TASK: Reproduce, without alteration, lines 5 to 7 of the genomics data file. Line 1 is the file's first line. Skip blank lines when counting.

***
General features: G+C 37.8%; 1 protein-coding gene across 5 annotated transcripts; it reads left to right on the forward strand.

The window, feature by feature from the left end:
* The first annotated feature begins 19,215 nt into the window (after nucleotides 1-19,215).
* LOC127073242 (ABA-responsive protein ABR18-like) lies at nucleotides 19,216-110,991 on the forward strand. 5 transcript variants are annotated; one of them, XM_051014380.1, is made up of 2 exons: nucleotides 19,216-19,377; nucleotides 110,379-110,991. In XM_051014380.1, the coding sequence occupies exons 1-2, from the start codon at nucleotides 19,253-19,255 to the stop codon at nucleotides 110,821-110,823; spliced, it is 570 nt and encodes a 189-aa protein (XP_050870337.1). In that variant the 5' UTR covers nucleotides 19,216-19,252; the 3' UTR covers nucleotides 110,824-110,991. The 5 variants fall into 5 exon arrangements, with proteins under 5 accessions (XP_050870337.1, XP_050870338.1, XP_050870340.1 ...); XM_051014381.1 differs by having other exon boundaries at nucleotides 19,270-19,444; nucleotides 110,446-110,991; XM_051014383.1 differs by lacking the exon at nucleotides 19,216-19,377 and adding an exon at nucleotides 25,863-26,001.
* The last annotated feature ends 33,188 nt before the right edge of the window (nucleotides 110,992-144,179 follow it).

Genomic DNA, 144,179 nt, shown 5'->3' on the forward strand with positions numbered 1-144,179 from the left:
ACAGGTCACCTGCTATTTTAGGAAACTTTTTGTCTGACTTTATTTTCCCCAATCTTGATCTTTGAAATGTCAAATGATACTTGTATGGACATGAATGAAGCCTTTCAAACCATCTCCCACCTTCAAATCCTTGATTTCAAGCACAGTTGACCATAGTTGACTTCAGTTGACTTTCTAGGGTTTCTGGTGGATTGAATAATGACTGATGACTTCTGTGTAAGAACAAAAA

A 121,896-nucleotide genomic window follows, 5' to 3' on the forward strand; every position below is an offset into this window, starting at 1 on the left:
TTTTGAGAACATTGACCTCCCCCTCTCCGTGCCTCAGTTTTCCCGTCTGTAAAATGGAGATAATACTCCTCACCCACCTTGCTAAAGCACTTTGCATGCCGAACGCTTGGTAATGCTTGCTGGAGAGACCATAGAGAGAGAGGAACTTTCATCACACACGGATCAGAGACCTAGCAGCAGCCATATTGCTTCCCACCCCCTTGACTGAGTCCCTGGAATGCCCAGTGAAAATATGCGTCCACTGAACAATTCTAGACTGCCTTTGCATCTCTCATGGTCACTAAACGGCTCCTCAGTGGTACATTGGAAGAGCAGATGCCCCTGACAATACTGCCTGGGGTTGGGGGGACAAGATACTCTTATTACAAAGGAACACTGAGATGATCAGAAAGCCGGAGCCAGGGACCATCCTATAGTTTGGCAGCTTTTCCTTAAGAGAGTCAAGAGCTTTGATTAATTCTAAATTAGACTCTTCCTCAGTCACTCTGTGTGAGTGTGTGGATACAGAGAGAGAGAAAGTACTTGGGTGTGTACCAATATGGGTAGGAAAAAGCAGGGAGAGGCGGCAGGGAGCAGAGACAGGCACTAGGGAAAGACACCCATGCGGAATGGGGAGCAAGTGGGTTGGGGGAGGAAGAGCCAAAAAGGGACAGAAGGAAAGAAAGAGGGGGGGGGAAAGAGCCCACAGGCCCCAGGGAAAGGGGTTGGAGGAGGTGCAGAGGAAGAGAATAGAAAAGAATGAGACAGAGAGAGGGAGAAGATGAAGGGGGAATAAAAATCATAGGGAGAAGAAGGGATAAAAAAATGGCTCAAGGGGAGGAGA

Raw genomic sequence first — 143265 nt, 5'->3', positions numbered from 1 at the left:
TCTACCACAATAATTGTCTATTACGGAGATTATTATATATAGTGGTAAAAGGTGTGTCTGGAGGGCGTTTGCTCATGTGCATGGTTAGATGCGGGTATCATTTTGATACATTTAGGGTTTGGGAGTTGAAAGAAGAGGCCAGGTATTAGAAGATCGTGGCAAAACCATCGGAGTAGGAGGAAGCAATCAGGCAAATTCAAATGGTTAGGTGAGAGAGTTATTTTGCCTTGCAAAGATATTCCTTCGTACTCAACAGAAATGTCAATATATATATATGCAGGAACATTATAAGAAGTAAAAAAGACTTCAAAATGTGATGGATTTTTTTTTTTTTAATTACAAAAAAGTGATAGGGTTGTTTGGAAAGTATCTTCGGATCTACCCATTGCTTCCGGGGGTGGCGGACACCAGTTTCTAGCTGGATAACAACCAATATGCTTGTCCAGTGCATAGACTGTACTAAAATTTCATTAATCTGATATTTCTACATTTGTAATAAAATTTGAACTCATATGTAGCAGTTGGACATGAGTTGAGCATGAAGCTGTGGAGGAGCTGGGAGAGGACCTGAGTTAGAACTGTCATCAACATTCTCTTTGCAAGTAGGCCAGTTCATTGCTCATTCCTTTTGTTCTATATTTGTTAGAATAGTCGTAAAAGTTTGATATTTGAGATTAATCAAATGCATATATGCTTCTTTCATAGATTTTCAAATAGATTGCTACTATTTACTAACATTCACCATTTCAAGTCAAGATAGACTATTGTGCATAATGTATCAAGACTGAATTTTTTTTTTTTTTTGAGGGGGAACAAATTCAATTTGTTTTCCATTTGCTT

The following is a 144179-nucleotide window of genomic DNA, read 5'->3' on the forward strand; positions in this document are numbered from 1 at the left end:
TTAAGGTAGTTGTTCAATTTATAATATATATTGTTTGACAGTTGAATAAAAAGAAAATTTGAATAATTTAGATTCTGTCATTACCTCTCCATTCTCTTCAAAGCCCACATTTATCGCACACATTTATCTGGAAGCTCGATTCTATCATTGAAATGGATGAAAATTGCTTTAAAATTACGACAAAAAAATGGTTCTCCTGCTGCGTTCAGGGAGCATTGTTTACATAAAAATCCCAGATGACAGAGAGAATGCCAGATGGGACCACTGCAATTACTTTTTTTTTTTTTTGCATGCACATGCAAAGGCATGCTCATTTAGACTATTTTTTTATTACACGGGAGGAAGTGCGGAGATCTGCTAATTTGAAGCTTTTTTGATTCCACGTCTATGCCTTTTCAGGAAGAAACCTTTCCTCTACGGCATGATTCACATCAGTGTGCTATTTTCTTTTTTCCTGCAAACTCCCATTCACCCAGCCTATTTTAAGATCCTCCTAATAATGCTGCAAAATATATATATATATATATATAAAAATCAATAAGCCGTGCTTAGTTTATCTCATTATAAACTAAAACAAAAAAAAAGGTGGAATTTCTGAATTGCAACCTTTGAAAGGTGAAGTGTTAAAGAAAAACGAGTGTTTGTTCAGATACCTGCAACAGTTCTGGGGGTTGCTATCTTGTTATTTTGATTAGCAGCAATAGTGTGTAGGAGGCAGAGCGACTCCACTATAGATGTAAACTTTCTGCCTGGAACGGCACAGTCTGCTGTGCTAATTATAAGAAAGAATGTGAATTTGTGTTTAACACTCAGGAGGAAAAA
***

* The last annotated feature ends 33,188 nt before the right edge of the window (nucleotides 110,992-144,179 follow it).

Genomic DNA, 144,179 nt, shown 5'->3' on the forward strand with positions numbered 1-144,179 from the left:
ACAGGTCACCTGCTATTTTAGGAAACTTTTTGTCTGACTTTATTTTCCCCAATCTTGATCTTTGAAATGTCAAATGATACTTGTATGGACATGAATGAAGCCTTTCAAACCATCTCCCACCTTCAAATCCTTGATTTCAAGCACAGTTGACCATAGTTGACTTCAGTTGACTTTCTAGGGTTTCTGGTGGATTGAATAATGACTGATGACTTCTGTGTAAGAACAAAAA